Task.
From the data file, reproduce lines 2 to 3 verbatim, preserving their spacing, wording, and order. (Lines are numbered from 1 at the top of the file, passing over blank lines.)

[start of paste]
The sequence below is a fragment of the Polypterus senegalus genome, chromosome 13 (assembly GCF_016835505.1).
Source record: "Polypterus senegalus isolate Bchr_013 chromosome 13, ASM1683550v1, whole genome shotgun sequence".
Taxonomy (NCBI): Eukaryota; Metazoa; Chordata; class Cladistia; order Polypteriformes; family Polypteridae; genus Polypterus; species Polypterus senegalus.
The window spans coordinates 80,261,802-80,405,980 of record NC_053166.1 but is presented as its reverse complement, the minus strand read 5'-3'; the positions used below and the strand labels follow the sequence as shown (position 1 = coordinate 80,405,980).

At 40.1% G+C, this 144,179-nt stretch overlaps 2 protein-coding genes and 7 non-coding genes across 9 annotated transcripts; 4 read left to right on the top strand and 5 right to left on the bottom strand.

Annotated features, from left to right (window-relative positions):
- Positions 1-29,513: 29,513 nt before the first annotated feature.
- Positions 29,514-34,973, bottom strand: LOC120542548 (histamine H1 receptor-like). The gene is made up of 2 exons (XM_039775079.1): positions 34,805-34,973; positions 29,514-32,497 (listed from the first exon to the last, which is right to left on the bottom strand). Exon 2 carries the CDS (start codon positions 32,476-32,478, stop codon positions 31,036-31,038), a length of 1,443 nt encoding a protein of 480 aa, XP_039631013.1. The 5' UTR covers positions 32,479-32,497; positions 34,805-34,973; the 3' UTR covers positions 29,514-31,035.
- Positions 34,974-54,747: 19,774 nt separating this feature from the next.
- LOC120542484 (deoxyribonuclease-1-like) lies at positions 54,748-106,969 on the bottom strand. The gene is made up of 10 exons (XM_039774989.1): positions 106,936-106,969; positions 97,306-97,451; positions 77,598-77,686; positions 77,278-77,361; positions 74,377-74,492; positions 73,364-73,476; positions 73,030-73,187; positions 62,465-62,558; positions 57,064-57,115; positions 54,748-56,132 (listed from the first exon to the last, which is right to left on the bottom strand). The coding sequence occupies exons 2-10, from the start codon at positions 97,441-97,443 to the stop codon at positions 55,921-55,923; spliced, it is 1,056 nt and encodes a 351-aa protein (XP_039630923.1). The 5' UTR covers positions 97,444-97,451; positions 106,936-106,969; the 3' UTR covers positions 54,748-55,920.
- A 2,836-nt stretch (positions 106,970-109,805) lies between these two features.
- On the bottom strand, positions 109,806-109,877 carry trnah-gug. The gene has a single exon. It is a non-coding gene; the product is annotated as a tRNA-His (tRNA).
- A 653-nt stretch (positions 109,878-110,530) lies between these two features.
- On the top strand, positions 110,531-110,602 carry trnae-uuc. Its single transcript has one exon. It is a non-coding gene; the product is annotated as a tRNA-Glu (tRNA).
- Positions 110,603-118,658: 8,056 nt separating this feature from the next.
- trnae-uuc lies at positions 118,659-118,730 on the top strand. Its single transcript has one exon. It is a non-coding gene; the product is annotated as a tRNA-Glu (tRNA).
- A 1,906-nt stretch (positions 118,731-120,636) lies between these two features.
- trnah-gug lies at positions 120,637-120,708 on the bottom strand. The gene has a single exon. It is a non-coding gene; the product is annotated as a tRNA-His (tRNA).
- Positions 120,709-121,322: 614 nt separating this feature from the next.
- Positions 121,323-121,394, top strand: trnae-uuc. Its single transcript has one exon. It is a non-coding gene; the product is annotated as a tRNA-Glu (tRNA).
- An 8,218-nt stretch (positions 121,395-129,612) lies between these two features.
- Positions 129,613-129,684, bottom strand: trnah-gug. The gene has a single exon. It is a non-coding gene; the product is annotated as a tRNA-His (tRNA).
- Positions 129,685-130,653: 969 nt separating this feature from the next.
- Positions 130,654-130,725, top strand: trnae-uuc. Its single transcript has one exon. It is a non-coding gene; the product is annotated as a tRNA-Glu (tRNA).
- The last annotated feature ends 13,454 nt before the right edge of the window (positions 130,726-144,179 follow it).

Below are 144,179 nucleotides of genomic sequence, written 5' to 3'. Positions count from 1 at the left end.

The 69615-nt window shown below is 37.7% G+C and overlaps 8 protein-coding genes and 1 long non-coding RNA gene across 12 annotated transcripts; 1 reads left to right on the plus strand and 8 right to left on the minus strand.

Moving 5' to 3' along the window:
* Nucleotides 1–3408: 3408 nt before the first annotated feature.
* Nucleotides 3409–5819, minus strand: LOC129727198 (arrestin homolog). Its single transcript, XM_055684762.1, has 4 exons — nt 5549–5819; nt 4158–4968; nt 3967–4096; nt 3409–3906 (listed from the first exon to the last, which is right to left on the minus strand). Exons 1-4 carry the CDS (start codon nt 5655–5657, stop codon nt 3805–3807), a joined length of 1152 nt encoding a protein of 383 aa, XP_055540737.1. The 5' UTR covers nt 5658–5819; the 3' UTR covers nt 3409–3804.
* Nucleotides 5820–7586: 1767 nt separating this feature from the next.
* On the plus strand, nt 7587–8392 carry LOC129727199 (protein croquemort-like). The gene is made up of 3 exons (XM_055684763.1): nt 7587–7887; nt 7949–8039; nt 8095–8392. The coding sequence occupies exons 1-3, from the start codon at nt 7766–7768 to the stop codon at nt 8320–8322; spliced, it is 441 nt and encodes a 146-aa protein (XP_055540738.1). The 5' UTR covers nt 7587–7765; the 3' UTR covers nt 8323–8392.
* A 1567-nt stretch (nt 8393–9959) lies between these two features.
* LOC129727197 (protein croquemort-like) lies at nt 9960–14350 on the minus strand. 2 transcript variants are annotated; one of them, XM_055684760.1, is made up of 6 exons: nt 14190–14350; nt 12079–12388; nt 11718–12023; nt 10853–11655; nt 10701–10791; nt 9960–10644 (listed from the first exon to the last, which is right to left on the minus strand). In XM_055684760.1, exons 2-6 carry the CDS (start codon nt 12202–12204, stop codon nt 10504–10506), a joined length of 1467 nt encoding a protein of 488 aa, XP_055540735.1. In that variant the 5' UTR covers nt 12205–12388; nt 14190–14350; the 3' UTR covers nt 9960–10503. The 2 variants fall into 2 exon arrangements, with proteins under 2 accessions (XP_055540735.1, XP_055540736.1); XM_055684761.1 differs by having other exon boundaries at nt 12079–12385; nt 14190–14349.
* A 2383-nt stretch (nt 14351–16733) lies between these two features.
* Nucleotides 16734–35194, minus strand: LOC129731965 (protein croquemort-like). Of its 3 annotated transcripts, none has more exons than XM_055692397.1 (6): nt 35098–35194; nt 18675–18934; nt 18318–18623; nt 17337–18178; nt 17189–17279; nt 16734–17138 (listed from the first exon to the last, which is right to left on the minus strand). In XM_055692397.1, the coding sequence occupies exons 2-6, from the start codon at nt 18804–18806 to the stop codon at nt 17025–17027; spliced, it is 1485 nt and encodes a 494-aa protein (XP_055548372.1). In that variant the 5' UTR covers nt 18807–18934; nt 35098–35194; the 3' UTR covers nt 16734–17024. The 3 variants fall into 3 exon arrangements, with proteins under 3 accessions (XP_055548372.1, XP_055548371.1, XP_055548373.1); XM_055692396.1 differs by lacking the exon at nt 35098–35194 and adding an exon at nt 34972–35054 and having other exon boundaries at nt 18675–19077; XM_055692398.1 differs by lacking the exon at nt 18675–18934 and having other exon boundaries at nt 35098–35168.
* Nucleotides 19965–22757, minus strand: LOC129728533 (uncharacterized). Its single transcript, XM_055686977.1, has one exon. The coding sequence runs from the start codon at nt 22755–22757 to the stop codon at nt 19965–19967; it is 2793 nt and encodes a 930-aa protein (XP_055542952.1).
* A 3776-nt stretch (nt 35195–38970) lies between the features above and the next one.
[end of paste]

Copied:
Source record: "Polypterus senegalus isolate Bchr_013 chromosome 13, ASM1683550v1, whole genome shotgun sequence".
Taxonomy (NCBI): Eukaryota; Metazoa; Chordata; class Cladistia; order Polypteriformes; family Polypteridae; genus Polypterus; species Polypterus senegalus.